The price of light: Insights from The Willow Tree

The Willow Tree

“There are two tragedies in life. One is not to get your heart’s desire. The other is to get it.”

These words, by George Bernard Shaw (in “Man and Superman”, 1903), came to my mind as we watched Iranian director Majid Majidi’s 2005 film The Willow Tree (96 mins, in Farsi with English subtitles) as TVE Asia Pacific’s monthly feature film screening this week.

The Willow Tree chronicles the revelations and shocks experienced by Youssef (Parvis Parastui), a blind professor of literature whose eyesight is miraculously restored 38 years after he lost it in a childhood firecracker accident. For nearly four decades, he lived in the care of his comfort zone, first in biological and then married family. But when he regained the ability to see, it opens up a whole new world — one which he is not fully prepared to face.

Some critics see The Willow Tree as closely linked to Majidi’s 1999 film, The Color of Paradise, the story of the lonely but strangely happy Mohammad, a blind 8-year-old boy whose widowed father reluctantly abandons him to the care of a rural carpenter. (Not having seen the latter film yet, I can’t comment.)

As Stephen Holden wrote in a New York Times review: “If the two films are viewed as a matched pair, as I think they should be, Youssef could be Mohammad’s urban grown-up counterpart. Both films are explicitly religious, intensely poetic meditations, filled with recurrent symbols and suffused with a spirit of divine apprehension. Both are sad beyond measure, and both risk seeming mawkishly sentimental.”

The Willow Tree is a soulful, emotionally moving film where Majidi once again proves his dexterity with multi-layered symbolicism and clever use of soundtrack, especially music, to convey much that is unsaid in dialogue.

At one level, the film reinforces the cautionary tale to be careful of what you wish for. At another, it makes us question the whole notion of what it means to be able to see the world with our eyes — something many of us take for granted, but is the defining attribute in Professor Youssef’s life.

It’s easy for us who work in moving images to forget that there is a wholly different world for those who cannot see, or whose vision is impaired as in, say, astigmatism or colour blindness. We sometimes tend to picture perfect our creations – with extra touches of visual effects, some of which are so subtle that they could easily be lost in the fleeting playback. We argue over the shades of gray, the seamlessness of a fade-in and fade-out, or the precise colour corrections, as if those choices were matters of life and death. We who play with light like to get things exactly right.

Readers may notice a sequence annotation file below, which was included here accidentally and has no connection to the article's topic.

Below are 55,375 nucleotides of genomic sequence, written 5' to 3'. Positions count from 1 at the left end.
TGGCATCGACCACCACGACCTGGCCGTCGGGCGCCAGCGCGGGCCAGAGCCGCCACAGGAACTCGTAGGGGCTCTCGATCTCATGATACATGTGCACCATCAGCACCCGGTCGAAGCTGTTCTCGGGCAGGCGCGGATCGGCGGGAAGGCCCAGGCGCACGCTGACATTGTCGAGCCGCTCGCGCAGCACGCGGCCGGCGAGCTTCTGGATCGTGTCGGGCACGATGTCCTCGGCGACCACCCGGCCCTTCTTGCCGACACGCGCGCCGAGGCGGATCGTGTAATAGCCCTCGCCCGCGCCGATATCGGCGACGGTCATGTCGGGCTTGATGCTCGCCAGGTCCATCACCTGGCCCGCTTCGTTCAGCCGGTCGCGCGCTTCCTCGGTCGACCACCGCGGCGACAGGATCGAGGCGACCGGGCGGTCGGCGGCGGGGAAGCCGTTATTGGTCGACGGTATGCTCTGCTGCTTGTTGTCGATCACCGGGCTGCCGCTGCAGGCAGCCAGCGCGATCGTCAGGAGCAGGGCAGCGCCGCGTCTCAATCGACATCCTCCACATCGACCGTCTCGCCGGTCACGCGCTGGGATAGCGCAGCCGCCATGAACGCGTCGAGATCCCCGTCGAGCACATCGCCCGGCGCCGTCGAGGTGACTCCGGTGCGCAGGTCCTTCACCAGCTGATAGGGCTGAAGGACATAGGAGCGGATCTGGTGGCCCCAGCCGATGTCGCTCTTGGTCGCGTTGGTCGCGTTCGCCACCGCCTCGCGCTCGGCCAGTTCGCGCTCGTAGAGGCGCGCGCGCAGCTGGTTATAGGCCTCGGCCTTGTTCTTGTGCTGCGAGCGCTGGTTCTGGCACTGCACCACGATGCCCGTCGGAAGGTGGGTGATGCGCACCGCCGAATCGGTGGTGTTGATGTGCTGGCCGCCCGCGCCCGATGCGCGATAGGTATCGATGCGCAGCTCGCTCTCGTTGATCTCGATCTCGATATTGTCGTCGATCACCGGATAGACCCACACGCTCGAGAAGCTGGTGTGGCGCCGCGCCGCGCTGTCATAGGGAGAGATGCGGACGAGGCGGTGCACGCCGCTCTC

Well, it’s fine to strive for excellence, but it’s sobering to note that there are some who will never see and appreciate our hard-laboured visual subtleties. A few among them may listen to the soundtrack of our audio-visual creations. But on the whole, cinema, television and video are media catering to those who can both see and hear. Watching films like The Willow Tree, therefore, gives a sense of perspective to us that is not typically part of our daily work milieu.

In the end, we are what our sensory perceptions make us. Yes, it’s a blessing to have all or most of our five senses (and some among us seem to have an as yet undefined sixth sense). But before we rejoice, it’s good to reflect that there may be other beings in the vast universe (or in other dimensions) with far greater powers of sensory perception in realms we have no way of knowing.

This is what American poet Harry Kemp (1883—1960) hinted at in his most famous poem, ‘Blind’:

THE SPRING blew trumpets of color;
Her Green sang in my brain—
I heard a blind man groping
“Tap—tap” with his cane;

I pitied him in his blindness;
But can I boast, “I see”?
Perhaps there walks a spirit
Close by, who pities me,—

A spirit who hears me tapping
The five-sensed cane of mind
Amid such unguessed glories—
That I am worse than blind.

The Willow Tree

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